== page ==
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Technical Textile Markets
Issue 79:
4th quarter 2009

Product Overview
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Reports in this issue
Editorial: The Way Ahead for Technical Textile Producers (5 pages)
Developments in medical textiles, 4th quarter 2009 (34 pages)
The world nonwovens industry: part 3 -- 20 medium sized producers, 1st quarter 2010 (58 pages)
Global technical textiles business update, 4th quarter 2009 (20 pages)
Statistics: global and regional trends in textile fibre consumption, 4th quarter 2009 (24 pages)

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Developments in medical textiles, 4th quarter 2009

Buy 'Developments in medical textiles, 4th quarter 2009' now 34 pages, published in Issue 79, 4th quarter 2009  
Report price: Euro 600.00; US$ 785.00  

Textiles and textile fibres have long played a vital role in the medical and health care sector. Traditional products include bandages for covering wounds, sutures for stitching together the sides of open wounds to promote healing, substrates for plaster of Paris casts, and incontinence products. However, the role played by fibre-based materials has advanced dramatically in recent years. For example, bioglass fibres are now used in tissue engineering to create new bone structures, and textile scaffolds are being used to promote cell growth and build cell structures. Textile-based stents—small cylindrical tubes made from biocompatible materials—are helping to support and keep open veins and arteries. Many are complex structures and require the use of sophisticated manufacturing technologies. Fibres are also being used in nerve regeneration techniques to repair injuries resulting from trauma or surgery. Furthermore, devices made from textile fibres can be implanted to release therapeutic drugs at controlled rates and for controlled lengths of time.

Bandages have themselves evolved into advanced dressings which enable antibiotic and other drugs to be delivered directly to the parts of the body where they are needed. Some incorporate agents for stopping blood loss quickly.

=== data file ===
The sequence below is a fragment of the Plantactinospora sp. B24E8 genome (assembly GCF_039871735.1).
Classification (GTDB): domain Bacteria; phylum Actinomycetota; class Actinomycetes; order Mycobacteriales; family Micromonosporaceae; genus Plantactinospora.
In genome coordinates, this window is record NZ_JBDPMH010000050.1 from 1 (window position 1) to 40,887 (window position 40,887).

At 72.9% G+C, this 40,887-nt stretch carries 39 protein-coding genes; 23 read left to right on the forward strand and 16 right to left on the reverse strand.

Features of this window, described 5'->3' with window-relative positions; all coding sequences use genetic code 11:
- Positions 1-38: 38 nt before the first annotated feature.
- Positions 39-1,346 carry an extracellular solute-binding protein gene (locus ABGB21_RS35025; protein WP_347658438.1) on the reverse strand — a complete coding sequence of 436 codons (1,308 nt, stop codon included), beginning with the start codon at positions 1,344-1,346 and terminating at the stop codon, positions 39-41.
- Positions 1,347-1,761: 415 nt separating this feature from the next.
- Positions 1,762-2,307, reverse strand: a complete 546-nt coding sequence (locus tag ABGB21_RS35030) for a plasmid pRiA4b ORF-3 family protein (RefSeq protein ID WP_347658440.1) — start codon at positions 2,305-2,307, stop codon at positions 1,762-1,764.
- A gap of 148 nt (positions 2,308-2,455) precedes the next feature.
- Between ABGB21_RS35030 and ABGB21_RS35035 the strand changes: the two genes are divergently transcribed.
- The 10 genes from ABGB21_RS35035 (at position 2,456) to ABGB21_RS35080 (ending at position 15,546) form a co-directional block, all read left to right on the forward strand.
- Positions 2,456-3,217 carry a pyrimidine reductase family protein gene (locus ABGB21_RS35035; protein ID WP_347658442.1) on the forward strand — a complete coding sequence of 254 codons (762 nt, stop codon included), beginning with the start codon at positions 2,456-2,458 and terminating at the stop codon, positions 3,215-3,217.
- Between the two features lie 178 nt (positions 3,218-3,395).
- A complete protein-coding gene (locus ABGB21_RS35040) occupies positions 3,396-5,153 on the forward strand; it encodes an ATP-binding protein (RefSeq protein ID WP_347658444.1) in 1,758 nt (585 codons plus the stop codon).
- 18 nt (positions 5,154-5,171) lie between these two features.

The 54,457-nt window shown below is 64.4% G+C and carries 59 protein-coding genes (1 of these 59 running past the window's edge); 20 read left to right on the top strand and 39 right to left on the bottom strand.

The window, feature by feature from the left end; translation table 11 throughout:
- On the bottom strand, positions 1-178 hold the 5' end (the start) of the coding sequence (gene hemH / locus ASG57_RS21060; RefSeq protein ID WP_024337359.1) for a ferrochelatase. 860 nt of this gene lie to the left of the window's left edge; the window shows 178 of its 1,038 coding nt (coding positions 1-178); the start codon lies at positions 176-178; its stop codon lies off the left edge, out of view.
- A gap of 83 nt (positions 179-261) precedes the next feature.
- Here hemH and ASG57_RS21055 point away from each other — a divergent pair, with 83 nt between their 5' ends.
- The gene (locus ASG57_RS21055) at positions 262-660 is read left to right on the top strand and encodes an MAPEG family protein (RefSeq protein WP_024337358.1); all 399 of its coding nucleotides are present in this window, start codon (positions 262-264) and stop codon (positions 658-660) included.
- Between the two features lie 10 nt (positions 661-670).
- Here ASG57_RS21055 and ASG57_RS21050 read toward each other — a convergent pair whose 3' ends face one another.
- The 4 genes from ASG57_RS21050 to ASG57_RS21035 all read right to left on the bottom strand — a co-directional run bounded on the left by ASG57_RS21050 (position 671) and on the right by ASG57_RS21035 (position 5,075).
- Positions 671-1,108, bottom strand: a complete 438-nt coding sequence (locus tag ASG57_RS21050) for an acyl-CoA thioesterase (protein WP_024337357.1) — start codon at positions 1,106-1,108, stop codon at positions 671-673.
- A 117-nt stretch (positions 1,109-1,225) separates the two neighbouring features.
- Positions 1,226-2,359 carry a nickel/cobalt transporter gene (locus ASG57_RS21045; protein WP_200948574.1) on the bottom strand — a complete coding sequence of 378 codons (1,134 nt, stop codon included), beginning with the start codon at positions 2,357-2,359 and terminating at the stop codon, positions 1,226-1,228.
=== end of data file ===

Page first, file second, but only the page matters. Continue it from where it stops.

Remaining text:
Recent advances include those from: Swiss-based Tissupor; US researchers at the University of Texas and the Alain MacDiarmid NanoTech Institute; Iceland-based Össur; USA-based Johnson & Johnson; Taiwan-based Feng Chia University; USA-based Velcro Industries; and three Russian researchers. Sutures have evolved from natural materials obtained from animals’ intestines to advanced biodegradable or bioabsorbable materials which eliminate the need for further medical attention once stitching has taken place. Recent advances in sutures include those from: Italy-based Promoitalia Internat; France-based Laboratoires Brothier; US worker William L d’Agostino; and Canada-based Angiotech Pharmaceuticals. In casts, moisture-curing resins and glass fibres offer a lightweight and more comfortable alternative to plaster of Paris. Recent advances have been published by BSN Medical and the SM Coyne Company, both of which are based in the USA. Innovations in stents have come from USA-based Maquet Cardiovascular, Scimed Life Systems, and Boston Scientific Scimed. Advances in cell growth technology include the use of cell scaffolds made from microfibre membranes from three Japanese co-workers, Kazuyoshi Kita, Yasuhiro Katsuragi, and Akane Takemura. Advances in textile fibres and conduits developed in order to guide nerve reconnection include a product from UK-based Neurotex. Other areas of development include antimicrobial fabrics for medical uses and medical garments.